- Utilize a blog to write short posts about specific projects that you are working on in class and what your role is in them. An example would be writing 2-3 paragraphs about a group project that you worked on. You could share the final report that you turned in or what aspect you worked on. This ultimately helps employers understand what specific things you are interested in
- Add Google Analytics (a website statistics program which helps you understand who is visiting your pages) to your site. There are features within Google Analytics where you can actually see if a company has visited your page
Here are a few examples of student websites that use aspects of what I’ve described:
- Madison Semler – https://madisonsemler.wixsite.com/website
- Landon Rowland – https://landonrowlandresume.wordpress.com
- Kirsten Bowers – https://kirstenbowers.weebly.com/
Step 3: Record a 1-2 Minute Introductory Video of Yourself
Of all of the people I’ve interviewed for jobs over the years, only one person has recorded a short intro video and sent it to me. I thought it was fantastic. He sat down and gave a quick summary of why he was interested in the job, what he was currently doing and why I should choose him. He posted it on YouTube and linked to it at the top of his resume. The video was recorded through a computer camera and was edited via iMovie – that’s all it took.
I was impressed and brought him in for an interview the very next week. It’s key to remember that this stood out among other candidates whose resumes I was reviewing, so keep this method in mind when you’re compiling your materials.
Step 4: Do Your Research
When I taught at the Ohio University College of Business, I challenged students to create a marketing campaign to market themselves to prospective businesses. To do this yourself you’ll want to:
- Establish your targeted geographic area for where you want to intern (it can be one or multiple cities)
- Create a list of companies and departments that you would want to intern at
- Try to identify people who would be running those departments or are in those departments. You’ll want to look for managers or directors, not necessarily people in human resources. You may want to add human resources reps, though, if you know they are coming to your school for a career fair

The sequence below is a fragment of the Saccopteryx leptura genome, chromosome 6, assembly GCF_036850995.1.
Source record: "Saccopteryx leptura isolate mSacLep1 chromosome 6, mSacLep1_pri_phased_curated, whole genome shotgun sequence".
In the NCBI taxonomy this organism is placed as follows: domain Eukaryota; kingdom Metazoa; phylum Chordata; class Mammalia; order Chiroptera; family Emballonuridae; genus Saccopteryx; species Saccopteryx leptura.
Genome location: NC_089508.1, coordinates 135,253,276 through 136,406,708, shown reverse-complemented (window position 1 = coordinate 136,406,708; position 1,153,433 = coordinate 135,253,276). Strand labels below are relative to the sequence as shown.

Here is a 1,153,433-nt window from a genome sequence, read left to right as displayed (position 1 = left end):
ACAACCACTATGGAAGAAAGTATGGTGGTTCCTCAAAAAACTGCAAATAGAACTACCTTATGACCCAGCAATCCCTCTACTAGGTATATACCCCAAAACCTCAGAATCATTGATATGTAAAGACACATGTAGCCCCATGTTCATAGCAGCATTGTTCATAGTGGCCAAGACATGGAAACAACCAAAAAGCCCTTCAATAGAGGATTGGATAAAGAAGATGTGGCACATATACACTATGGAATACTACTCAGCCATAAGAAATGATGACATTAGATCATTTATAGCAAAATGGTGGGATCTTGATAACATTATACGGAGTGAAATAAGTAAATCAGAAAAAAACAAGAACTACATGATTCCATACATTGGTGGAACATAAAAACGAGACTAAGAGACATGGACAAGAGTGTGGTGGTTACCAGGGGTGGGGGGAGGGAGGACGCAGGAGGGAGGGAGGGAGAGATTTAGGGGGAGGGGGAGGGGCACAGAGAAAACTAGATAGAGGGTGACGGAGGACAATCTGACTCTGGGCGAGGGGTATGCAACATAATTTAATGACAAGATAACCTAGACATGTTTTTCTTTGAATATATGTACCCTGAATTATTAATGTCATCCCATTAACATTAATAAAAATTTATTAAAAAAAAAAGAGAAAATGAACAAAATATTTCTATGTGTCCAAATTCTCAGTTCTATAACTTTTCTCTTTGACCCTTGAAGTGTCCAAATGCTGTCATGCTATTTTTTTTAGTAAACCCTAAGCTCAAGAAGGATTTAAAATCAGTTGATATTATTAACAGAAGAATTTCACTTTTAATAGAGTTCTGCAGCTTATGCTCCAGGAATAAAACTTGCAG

Step 5: Turn the Tables and Target the Companies You Want to Work For
Now that you have created your online profile and built your list of companies and individuals to contact, you need to start your online networking.
- Start by connecting/following the companies and the individuals on LinkedIn and Twitter
- Write and post about things that are relevant to your career and online interests. This can be an extension of what you are working on in class and can also include the blog posts that you’ve created
- Respond to the things that the companies are sharing on Twitter and LinkedIn by liking, commenting on it or re-sharing it
- Ask the company questions about specific things they are posting
The key here is to not discuss that you are seeking an internship. It’s to demonstrate your interest in their industry and to network with them.
Inevitably, they may ask about you and what you are working on and are interested in. This is the start to professional networking – to essentially build a professional relationship, which may lead to a dialogue about what internships are available or information on their internship program.
I hope these tips help you land your dream internship. If you have any questions, please reach out to me at firstname.lastname@example.org. Good luck!